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Thread: Three stub nib questions

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    Default Three stub nib questions

    This was posted to Fountain Pen Network also, so no grief for the duplication please.

    I'm new to stub nibs but was curious so I acquired a Pilot Plumix Hand Lettering Calligraphy Set (their name, not mine.) I have actually enjoyed writing with the pens and have been surprised by both how easily I can produce strokes of varying width and how much I enjoy doing so. The pen are gaudy $10 plastic bodied pens, but I'm impressed how well the nibs function. The nibs may not be butter smooth, but they are good enough for me. Based on what I can gather from various sources of information, these are really stub, not italic nibs.

    The box the set came in describes the nib as Fine (0.44 mm), Medium (0.58 mm), and Broad (0.70 mm.) It's not clear to me what these numbers mean. I'm used to seeing stub nibs described as anything from 0.8 to 1.8 mm and I'm not sure exactly what that means either. I do know that bigger is wider, but that's about it. I found a posting on the Goulet website that equated the Plumix Medium nib to the 1.0 mm stub that can be selected for the Pilot Metropolitan.

    What exactly do these various numbers mean? And if, as I suspect, two different size scales are being used here, what, if any relationship exists between them?

    How difficult is it to take a standard nib, such as a medium or broad, and turn it into a stub nib? Obviously, the wider the standard nib, the more latitude you have in the width of the finished stub. How much latitude? Does it take a source nib like a triple broad to produce, say, a 1.5 mm stub? Is the conversion process essentially flattening and broadening the tip, shaping the tipping material to be flatter, and then smoothing the whole thing into its finished form?

    Obviously this is fine, precision work at a very small scale. If I EVER attempted it, it would be on a cheap, potentially throwaway pen. I'm assuming this really needs to be done by a professional nibmeister.

    Having said that, are there any nibmeisters in the Dallas - Fort Worth area that you'd recommend who can convert a standard nib into a stub nib?

    thanks,
    richard hargrove
    --
    “They say a little knowledge is a dangerous thing, but it is not one half so bad as a lot of ignorance.”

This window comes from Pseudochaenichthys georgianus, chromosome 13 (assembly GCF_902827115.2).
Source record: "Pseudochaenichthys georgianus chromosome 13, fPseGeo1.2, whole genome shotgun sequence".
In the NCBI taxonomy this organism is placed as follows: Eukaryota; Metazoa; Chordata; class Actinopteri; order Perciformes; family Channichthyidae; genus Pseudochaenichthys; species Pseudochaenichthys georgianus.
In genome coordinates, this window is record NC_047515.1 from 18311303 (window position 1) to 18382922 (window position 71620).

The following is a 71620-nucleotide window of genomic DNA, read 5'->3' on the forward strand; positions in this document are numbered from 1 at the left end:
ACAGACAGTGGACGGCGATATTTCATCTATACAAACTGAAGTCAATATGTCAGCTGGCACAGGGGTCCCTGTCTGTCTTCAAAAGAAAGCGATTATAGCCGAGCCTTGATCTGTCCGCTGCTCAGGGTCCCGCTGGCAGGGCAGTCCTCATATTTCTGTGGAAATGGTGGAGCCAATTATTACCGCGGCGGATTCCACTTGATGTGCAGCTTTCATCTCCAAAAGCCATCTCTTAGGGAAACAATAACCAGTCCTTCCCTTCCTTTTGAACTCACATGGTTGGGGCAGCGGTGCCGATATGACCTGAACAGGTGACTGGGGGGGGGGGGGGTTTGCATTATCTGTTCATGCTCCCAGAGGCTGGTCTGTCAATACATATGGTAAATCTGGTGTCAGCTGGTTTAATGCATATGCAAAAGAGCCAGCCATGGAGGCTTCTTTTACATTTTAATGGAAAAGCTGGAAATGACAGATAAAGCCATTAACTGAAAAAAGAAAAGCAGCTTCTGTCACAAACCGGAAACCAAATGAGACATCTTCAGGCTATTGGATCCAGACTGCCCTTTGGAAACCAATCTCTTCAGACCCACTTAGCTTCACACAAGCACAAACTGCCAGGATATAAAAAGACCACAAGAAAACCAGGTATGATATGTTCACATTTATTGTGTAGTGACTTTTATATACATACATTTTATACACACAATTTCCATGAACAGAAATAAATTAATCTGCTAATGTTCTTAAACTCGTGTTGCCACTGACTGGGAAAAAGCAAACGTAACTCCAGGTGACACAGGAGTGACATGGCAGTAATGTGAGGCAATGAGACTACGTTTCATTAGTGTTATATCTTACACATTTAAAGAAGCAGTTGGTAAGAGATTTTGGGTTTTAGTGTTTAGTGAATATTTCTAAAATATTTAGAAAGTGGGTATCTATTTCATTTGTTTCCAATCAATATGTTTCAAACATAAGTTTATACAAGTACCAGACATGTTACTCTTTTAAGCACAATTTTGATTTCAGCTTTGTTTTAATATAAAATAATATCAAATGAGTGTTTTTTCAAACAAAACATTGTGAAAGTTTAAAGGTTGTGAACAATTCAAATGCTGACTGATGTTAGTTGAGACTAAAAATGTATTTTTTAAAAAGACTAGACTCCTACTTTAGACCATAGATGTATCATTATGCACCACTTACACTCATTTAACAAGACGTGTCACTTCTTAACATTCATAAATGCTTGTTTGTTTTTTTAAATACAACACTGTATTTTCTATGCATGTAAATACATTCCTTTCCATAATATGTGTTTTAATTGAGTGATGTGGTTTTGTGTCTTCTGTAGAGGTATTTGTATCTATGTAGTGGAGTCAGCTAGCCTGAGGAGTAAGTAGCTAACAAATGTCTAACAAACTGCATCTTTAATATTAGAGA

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    Senior Member FredRydr's Avatar
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    Default Re: Three stub nib questions

    http://www.richardspens.com/ref/nibs/beyond.htm - then scroll down to "The Stub Nib"

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    FPG Donor ♕ Chrissy's Avatar
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    Default Re: Three stub nib questions

    It's not that difficult to make a B nib into a stub nib. Read everything experts like Richard Binder say about how to do it, watch as many YouTube videos on grinding nibs as you can, and try to do it on very cheap steel nibs first.

    There is a thread on here that dneal posted about it, but very sadly it has now lost it's pictures. So you wanna grind yer own nibs

    The basic idea is that you need to turn a ball of tipping into an almost flat piece of tipping with a slightly angled edge on the end that you write on. Plus slightly rounded corners so it isn't as sharp as an italic nib.
    Regards, Chrissy | My Blog: inkyfountainpens

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    Senior Member Sailor Kenshin's Avatar
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    Default Re: Three stub nib questions

    The Plumix nib has no tipping, but they're fun and reliable. I only have one genuine stub (going by Richard's definition): a factory italic in a Pelikan 120, and it's WONDERFUL.

    One of these days I want to try grinding an architect point.

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    Default Re: Three stub nib questions

    Quote Originally Posted by Sailor Kenshin View Post
    The Plumix nib has no tipping, but they're fun and reliable. I only have one genuine stub (going by Richard's definition): a factory italic in a Pelikan 120, and it's WONDERFUL.

    One of these days I want to try grinding an architect point.
    An architect point is more difficult simply because many nibs don't have much depth of tipping from the nib tip along the nib length. You need to imagine an italic nib held vertical then turned around by 90 degrees and stuck onto the end of your nib. Instead of writing on say an EF nib with ball of tipping, that tipping needs to be an extended line of tipping. That way you will get narrow vertical strokes (from the EF tip width) and wide horizontal strokes (from the length of the line of tipping)
    Regards, Chrissy | My Blog: inkyfountainpens

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